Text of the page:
The past few months have changed everything I thought I was and what I thought I could become professionally. Ever since starting to work in the same room as a team of highly skilled sales people, I’ve realized that there are a lot of similarities between selling and being sleek&social. I looked at the problems I used to have with how people interact with/fall in love with a brand and/or a set of products from a different perspective. There is something that drives every bone in my body to make the things I find very useful in my own life become desirable for others who are willing to pay for them. Yet, this question prevails: what does it take to be the one who convinces?
“Sell me this pen!” was the first sentence that lead me to a very tough conclusion I had to face at that time: basically, all of Social Media is filled with messages about how great this and that product is, but a consumer, no matter whether we are talking about me, you, him or her, isn’t interested in all that. The thing is, what drives us to seek out a great product is our problem, or at least the one we think we have or the one we think others might think we have. This goes for B2C as well as for B2B, because it is, in my opinion, a problem among People2People. People are the ones who drive us up or push us down and we do as they say. This makes me wonder whether influencers (or the people we think are influencers) could be a solution to drive sales.
To put it into perspective: a couple of months ago, I heard about the quantified self movement and all the diverse fitness tracking devices that exist in this world…and thought is was a big hot piece of nonsense. Then, weeks after, I heard about a very serious illness in my family and thought that bad eating habits and non-existing fitness activities might have been a cause for that. Suddenly, the idea of something being able to track your lifestyle didn’t seem so bad after all. A friend from work told me that maybe I would find an incentive to lose weight by recording my fitness activities and trying to get the most out of them. And then, after having started to eat a lot healthier than I used to, I came across an app called My Fitness Pal, where you could record everything you ate and calculate how much weight you would be able to lose. Two months of using this app was the trigger for me: I am now eagerly waiting to buy myself a new UP3 as soon as it is on the market.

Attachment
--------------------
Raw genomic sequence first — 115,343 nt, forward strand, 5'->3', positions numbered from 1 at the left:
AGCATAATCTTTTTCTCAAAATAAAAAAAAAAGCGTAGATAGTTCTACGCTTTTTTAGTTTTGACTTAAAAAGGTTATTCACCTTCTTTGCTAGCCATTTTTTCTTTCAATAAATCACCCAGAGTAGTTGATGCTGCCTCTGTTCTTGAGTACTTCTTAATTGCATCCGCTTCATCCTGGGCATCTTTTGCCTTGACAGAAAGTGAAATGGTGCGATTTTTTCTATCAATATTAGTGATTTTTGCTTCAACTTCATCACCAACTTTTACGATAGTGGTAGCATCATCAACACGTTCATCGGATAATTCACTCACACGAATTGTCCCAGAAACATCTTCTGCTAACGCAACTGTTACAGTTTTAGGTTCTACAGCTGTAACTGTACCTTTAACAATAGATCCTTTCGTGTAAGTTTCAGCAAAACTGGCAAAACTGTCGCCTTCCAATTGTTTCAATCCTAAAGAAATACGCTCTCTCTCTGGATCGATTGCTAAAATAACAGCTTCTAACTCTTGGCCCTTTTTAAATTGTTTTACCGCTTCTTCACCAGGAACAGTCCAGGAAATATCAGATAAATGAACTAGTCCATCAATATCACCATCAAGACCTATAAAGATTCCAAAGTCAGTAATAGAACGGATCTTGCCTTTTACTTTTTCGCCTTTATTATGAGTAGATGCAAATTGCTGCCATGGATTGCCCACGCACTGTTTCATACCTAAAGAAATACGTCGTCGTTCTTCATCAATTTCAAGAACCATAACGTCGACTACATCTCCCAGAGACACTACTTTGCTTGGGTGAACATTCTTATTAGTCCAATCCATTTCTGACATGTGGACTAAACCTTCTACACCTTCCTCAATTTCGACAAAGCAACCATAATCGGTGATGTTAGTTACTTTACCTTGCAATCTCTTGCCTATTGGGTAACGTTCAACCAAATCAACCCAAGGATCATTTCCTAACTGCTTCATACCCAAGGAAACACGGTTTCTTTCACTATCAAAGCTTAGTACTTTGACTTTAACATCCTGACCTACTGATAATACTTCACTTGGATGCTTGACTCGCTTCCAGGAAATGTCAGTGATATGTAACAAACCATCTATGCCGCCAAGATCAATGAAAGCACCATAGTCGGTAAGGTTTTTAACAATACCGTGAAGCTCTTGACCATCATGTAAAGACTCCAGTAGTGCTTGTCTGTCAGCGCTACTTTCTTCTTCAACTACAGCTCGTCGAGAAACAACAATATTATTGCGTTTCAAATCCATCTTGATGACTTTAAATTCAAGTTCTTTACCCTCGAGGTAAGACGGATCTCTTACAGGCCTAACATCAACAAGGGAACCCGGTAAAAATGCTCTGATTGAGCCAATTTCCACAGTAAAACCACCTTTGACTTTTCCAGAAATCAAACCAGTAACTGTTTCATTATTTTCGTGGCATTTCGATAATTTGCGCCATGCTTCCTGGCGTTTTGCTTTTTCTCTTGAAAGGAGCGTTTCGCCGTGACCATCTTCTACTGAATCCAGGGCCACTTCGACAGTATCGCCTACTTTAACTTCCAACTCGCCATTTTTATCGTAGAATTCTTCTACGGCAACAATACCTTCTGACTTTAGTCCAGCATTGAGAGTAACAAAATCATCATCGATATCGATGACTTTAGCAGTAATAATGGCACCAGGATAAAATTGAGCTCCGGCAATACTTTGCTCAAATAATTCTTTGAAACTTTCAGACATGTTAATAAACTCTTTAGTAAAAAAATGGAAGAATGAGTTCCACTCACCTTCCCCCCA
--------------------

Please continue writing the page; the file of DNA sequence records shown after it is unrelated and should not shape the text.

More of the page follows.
There was a long journey until my purchase intention arose and I don’t know whether you could take this journey, copy it, replace “fitness tracker” with “cloud” and see if you can sell like that. I do know that I am willing to try this out, even if it is not something that has been done in my field before. That’s why I think that Social Media can take people from unawareness and lead them to a point where they need a friend (in which case, a reference comes along) to tell them what works and that they should use it. This is what I personally think turns somebody from a good into a great Salesmensch.
Some points still need to be tested out: How do you attract attention faster? How do you standardize the process? How can you get the best for a client if you still don’t know what exactly it is he needs? People have told me that if you’re a great seller, you need to go to a client knowing all the problems he secretly has and just prompt with personalized solutions. But do you like that friend who always tells you that you have gained weight and you should try out the new protein shakes he recommends? Or would you rather talk to your trusted friend who listens to your problems and then tells you he might know somebody who can help?
This article has also been published on LinkedIn. Because, why not?